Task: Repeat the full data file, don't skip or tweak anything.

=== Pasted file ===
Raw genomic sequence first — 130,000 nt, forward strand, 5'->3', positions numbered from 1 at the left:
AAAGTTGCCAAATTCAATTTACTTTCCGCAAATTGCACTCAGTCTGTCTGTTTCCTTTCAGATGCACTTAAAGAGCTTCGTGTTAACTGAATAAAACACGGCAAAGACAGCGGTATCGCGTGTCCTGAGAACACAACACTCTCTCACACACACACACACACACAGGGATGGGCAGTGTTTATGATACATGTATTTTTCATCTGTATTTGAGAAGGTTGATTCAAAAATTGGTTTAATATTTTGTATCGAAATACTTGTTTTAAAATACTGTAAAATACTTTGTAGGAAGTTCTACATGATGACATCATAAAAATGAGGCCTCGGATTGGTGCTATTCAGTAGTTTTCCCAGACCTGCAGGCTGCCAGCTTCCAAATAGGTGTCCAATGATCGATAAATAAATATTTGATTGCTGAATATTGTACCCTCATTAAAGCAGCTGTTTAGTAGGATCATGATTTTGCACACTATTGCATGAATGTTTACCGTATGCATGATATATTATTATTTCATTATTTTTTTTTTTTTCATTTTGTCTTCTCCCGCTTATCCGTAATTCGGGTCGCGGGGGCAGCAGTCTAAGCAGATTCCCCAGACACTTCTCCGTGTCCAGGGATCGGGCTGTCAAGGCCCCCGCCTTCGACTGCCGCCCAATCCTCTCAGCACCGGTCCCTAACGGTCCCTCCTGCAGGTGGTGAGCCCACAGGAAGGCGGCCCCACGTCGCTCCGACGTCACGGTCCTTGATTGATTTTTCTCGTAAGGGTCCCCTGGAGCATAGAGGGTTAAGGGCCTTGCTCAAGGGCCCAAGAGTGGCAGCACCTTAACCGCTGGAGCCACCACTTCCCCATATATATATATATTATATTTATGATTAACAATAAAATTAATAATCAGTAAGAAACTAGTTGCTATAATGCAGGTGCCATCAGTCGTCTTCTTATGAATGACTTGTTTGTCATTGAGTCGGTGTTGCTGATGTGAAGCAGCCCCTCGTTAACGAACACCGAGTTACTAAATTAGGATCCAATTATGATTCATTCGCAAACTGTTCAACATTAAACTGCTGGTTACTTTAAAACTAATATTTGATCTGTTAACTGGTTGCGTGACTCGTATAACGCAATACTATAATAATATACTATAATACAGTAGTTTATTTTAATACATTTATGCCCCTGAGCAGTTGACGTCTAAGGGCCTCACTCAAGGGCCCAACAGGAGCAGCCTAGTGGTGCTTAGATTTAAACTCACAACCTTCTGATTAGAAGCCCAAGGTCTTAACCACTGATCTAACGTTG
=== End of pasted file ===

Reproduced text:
Raw genomic sequence first — 130,000 nt, forward strand, 5'->3', positions numbered from 1 at the left:
AAAGTTGCCAAATTCAATTTACTTTCCGCAAATTGCACTCAGTCTGTCTGTTTCCTTTCAGATGCACTTAAAGAGCTTCGTGTTAACTGAATAAAACACGGCAAAGACAGCGGTATCGCGTGTCCTGAGAACACAACACTCTCTCACACACACACACACACACAGGGATGGGCAGTGTTTATGATACATGTATTTTTCATCTGTATTTGAGAAGGTTGATTCAAAAATTGGTTTAATATTTTGTATCGAAATACTTGTTTTAAAATACTGTAAAATACTTTGTAGGAAGTTCTACATGATGACATCATAAAAATGAGGCCTCGGATTGGTGCTATTCAGTAGTTTTCCCAGACCTGCAGGCTGCCAGCTTCCAAATAGGTGTCCAATGATCGATAAATAAATATTTGATTGCTGAATATTGTACCCTCATTAAAGCAGCTGTTTAGTAGGATCATGATTTTGCACACTATTGCATGAATGTTTACCGTATGCATGATATATTATTATTTCATTATTTTTTTTTTTTTCATTTTGTCTTCTCCCGCTTATCCGTAATTCGGGTCGCGGGGGCAGCAGTCTAAGCAGATTCCCCAGACACTTCTCCGTGTCCAGGGATCGGGCTGTCAAGGCCCCCGCCTTCGACTGCCGCCCAATCCTCTCAGCACCGGTCCCTAACGGTCCCTCCTGCAGGTGGTGAGCCCACAGGAAGGCGGCCCCACGTCGCTCCGACGTCACGGTCCTTGATTGATTTTTCTCGTAAGGGTCCCCTGGAGCATAGAGGGTTAAGGGCCTTGCTCAAGGGCCCAAGAGTGGCAGCACCTTAACCGCTGGAGCCACCACTTCCCCATATATATATATATTATATTTATGATTAACAATAAAATTAATAATCAGTAAGAAACTAGTTGCTATAATGCAGGTGCCATCAGTCGTCTTCTTATGAATGACTTGTTTGTCATTGAGTCGGTGTTGCTGATGTGAAGCAGCCCCTCGTTAACGAACACCGAGTTACTAAATTAGGATCCAATTATGATTCATTCGCAAACTGTTCAACATTAAACTGCTGGTTACTTTAAAACTAATATTTGATCTGTTAACTGGTTGCGTGACTCGTATAACGCAATACTATAATAATATACTATAATACAGTAGTTTATTTTAATACATTTATGCCCCTGAGCAGTTGACGTCTAAGGGCCTCACTCAAGGGCCCAACAGGAGCAGCCTAGTGGTGCTTAGATTTAAACTCACAACCTTCTGATTAGAAGCCCAAGGTCTTAACCACTGATCTAACGTTG